This was followed by a brief introduction of all the communities that come under this umbrella which included the Lesbians, Gays, Transgenders, Queer, Intersex and Asexual people. She then displayed a slide of what showed the MSM circle and spoke about how this circle encompassed of the entire community of sexual minorities. On the right side, we had the hijra construct and on the left was all the others who identified as sexual minorities. She brought her focus to the transgender community and spoke about how the hijra construct was a phenomenon only seen in India and neighbouring countries, the Gharana system, about how the transgender community has to fight for acceptance today only because the visibility is minuscule, how the transitions can happen both ways (male to female and female to male) and both need to be given equal recognition and respect. Lastly, she spoke about the role of social work in the life of the sexual minorities, the Humsafar Trust, changing the discriminatory behaviour against transgenders and using basic tools such as speaking, allying with the community, authority and advocacy as a social worker to work for the cause.

The third session was conducted by RJ KAJAL. She spoke on the topic “Life Perspective of a Transgender Individual”. She was born a boy and began thinking about whether she was different after the age of 6 when she figured that she likes to dance, wear sarees and dress up as a woman. She was humiliated by many of her brother’s friends who called her chakka, hijra and many such derogatory terms. She saw a transgender woman in her village for the first time and there was a general assumption among people that transgenders used to take children and make them change genders. She highlighted how social constructs like religion and caste don’t matter in the transgender community, and how she became a woman and was eventually accepted by her own family but not the society. She worked at Humsafar Trust in Mumbai, likes to dance and later became a Radio Jockey at Radio Sarang.  She spoke about how we need to have more books and information about transgenders, especially for the younger generations which will educate them and sensitize them towards the community. She called out the lack of job opportunities for them and how they are offered jobs only in paper but they are never implemented.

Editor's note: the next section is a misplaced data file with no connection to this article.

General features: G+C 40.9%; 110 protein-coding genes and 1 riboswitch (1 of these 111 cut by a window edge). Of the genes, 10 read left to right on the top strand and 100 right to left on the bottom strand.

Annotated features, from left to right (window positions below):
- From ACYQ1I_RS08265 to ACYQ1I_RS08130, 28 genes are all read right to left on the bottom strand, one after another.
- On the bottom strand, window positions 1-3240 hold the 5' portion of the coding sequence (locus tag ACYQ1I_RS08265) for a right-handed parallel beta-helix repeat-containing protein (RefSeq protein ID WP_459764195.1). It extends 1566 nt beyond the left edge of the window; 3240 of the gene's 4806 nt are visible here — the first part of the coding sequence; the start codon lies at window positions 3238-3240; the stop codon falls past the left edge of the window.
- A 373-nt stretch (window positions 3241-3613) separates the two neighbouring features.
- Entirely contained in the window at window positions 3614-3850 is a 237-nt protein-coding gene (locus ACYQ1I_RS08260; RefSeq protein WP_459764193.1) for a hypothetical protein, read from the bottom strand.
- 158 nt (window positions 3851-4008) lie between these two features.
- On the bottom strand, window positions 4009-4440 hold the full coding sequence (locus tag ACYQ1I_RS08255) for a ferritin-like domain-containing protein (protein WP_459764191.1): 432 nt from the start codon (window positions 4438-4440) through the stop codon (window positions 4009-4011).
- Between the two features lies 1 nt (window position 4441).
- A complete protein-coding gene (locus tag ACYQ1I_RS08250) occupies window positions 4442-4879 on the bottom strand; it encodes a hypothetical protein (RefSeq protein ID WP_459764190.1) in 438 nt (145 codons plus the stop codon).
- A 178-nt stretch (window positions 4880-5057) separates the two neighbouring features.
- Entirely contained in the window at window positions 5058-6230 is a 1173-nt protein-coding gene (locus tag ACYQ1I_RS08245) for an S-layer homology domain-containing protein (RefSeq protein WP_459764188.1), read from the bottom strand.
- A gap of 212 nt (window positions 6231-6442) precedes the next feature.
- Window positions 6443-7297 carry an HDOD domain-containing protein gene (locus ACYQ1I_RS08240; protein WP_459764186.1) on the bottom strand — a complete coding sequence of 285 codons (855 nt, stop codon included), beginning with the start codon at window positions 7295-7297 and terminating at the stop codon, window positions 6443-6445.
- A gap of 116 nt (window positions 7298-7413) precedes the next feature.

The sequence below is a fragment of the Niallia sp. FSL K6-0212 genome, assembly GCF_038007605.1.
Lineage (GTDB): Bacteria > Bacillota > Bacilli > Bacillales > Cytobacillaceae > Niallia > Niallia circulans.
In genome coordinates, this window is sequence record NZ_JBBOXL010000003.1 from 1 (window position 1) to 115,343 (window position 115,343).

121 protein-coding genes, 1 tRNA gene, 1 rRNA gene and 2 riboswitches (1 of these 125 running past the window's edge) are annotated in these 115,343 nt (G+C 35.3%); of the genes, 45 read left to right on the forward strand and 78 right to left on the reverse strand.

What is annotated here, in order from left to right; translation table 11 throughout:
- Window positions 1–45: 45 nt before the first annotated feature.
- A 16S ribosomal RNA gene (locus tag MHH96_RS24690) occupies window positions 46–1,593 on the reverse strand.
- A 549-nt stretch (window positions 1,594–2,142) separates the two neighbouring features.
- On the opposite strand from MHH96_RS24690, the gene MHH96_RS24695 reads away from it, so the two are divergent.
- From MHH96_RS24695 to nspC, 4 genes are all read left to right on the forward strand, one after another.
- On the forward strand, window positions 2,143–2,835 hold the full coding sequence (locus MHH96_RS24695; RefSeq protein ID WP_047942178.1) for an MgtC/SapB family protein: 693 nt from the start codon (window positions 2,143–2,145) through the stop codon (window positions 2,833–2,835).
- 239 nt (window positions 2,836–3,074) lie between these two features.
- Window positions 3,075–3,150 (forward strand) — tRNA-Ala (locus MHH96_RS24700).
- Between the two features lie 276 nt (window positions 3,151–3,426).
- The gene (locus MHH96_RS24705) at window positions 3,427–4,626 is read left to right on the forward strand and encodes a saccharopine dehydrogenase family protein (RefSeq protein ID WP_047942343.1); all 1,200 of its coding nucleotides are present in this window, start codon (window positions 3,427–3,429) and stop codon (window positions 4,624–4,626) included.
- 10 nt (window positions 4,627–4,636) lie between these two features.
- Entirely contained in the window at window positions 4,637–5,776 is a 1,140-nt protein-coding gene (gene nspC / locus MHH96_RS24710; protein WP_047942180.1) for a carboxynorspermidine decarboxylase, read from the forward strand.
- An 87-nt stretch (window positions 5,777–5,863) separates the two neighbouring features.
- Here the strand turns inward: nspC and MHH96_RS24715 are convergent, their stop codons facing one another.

Some of the members of the transgender community who has graced us with their presence gave dance performances. This was followed by a Poster Making Competition where different groups came forward and presented a poster relevant to the theme.

The valedictory ceremony was graced by Dr Laveena Lobo, Direc

tor of Maffei Block, Alwyn D’Sa, Registrar, Dr Ratan Mohunta and Dr Rose Veera DSouza. They spoke on the Awareness and Sensitization of the transgender community, breaking myths every day as a part of Metanoia, the Importance of gender studies, Kindness and how we should learn to love each other. Prizes were distributed to the winners of the poster-making competitions.